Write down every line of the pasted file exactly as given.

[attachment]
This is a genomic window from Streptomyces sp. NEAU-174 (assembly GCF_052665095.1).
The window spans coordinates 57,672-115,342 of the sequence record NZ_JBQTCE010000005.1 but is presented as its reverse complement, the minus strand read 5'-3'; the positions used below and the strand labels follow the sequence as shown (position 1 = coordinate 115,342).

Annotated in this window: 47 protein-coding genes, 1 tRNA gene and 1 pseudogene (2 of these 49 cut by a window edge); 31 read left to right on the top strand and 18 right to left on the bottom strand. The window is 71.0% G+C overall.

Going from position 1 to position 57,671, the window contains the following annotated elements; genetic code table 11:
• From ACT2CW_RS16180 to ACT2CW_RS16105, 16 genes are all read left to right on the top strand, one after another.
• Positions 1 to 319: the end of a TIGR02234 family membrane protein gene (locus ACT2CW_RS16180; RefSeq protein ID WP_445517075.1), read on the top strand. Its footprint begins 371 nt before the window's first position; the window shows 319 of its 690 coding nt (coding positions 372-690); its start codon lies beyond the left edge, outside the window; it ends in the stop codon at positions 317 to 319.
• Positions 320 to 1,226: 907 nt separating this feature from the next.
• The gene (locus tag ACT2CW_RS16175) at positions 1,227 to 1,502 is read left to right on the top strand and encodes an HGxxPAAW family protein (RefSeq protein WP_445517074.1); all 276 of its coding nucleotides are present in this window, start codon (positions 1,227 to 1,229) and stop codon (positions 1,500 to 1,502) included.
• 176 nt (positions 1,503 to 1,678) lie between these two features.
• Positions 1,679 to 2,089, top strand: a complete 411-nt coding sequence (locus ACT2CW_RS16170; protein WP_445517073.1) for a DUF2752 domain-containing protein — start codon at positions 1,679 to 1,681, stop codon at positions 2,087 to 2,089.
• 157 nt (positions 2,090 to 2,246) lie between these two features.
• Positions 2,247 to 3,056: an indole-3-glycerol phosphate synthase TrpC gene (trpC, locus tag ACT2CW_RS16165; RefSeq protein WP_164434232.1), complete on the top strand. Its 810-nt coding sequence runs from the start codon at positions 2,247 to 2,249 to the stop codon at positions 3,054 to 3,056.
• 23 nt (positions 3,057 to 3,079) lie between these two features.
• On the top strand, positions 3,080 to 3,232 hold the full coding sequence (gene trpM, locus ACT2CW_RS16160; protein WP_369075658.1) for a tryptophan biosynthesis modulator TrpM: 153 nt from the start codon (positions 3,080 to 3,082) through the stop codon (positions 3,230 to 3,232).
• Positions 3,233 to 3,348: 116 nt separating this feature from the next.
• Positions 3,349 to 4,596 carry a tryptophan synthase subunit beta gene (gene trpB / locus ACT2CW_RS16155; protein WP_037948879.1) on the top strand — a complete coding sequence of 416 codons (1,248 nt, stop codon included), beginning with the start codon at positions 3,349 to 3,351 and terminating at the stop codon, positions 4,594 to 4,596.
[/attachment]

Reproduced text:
This is a genomic window from Streptomyces sp. NEAU-174 (assembly GCF_052665095.1).
The window spans coordinates 57,672-115,342 of the sequence record NZ_JBQTCE010000005.1 but is presented as its reverse complement, the minus strand read 5'-3'; the positions used below and the strand labels follow the sequence as shown (position 1 = coordinate 115,342).

Annotated in this window: 47 protein-coding genes, 1 tRNA gene and 1 pseudogene (2 of these 49 cut by a window edge); 31 read left to right on the top strand and 18 right to left on the bottom strand. The window is 71.0% G+C overall.

Going from position 1 to position 57,671, the window contains the following annotated elements; genetic code table 11:
• From ACT2CW_RS16180 to ACT2CW_RS16105, 16 genes are all read left to right on the top strand, one after another.
• Positions 1 to 319: the end of a TIGR02234 family membrane protein gene (locus ACT2CW_RS16180; RefSeq protein ID WP_445517075.1), read on the top strand. Its footprint begins 371 nt before the window's first position; the window shows 319 of its 690 coding nt (coding positions 372-690); its start codon lies beyond the left edge, outside the window; it ends in the stop codon at positions 317 to 319.
• Positions 320 to 1,226: 907 nt separating this feature from the next.
• The gene (locus tag ACT2CW_RS16175) at positions 1,227 to 1,502 is read left to right on the top strand and encodes an HGxxPAAW family protein (RefSeq protein WP_445517074.1); all 276 of its coding nucleotides are present in this window, start codon (positions 1,227 to 1,229) and stop codon (positions 1,500 to 1,502) included.
• 176 nt (positions 1,503 to 1,678) lie between these two features.
• Positions 1,679 to 2,089, top strand: a complete 411-nt coding sequence (locus ACT2CW_RS16170; protein WP_445517073.1) for a DUF2752 domain-containing protein — start codon at positions 1,679 to 1,681, stop codon at positions 2,087 to 2,089.
• 157 nt (positions 2,090 to 2,246) lie between these two features.
• Positions 2,247 to 3,056: an indole-3-glycerol phosphate synthase TrpC gene (trpC, locus tag ACT2CW_RS16165; RefSeq protein WP_164434232.1), complete on the top strand. Its 810-nt coding sequence runs from the start codon at positions 2,247 to 2,249 to the stop codon at positions 3,054 to 3,056.
• 23 nt (positions 3,057 to 3,079) lie between these two features.
• On the top strand, positions 3,080 to 3,232 hold the full coding sequence (gene trpM, locus ACT2CW_RS16160; protein WP_369075658.1) for a tryptophan biosynthesis modulator TrpM: 153 nt from the start codon (positions 3,080 to 3,082) through the stop codon (positions 3,230 to 3,232).
• Positions 3,233 to 3,348: 116 nt separating this feature from the next.
• Positions 3,349 to 4,596 carry a tryptophan synthase subunit beta gene (gene trpB / locus ACT2CW_RS16155; protein WP_037948879.1) on the top strand — a complete coding sequence of 416 codons (1,248 nt, stop codon included), beginning with the start codon at positions 3,349 to 3,351 and terminating at the stop codon, positions 4,594 to 4,596.